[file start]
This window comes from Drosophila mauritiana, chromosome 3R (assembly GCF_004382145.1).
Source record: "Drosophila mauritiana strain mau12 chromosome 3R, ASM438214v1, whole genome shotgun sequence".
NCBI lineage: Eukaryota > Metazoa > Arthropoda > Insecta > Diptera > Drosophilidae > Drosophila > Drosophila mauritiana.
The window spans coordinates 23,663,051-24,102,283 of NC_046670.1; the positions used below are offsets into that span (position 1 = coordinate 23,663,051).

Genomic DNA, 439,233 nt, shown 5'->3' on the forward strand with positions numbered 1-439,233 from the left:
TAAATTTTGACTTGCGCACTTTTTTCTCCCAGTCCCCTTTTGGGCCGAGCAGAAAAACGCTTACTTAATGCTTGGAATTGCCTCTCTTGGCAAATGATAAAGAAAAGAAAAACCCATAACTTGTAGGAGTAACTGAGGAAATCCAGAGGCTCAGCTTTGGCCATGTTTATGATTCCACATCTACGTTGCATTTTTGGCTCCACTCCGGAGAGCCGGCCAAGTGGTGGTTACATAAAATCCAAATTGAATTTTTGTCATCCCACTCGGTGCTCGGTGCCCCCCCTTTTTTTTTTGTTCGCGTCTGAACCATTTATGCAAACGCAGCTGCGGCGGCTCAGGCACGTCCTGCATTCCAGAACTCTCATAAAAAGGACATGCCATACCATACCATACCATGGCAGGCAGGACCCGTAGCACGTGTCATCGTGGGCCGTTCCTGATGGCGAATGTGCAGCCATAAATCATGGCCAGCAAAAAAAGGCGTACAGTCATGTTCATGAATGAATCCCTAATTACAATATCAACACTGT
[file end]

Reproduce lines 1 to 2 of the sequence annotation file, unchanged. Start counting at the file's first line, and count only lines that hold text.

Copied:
This window comes from Drosophila mauritiana, chromosome 3R (assembly GCF_004382145.1).
Source record: "Drosophila mauritiana strain mau12 chromosome 3R, ASM438214v1, whole genome shotgun sequence".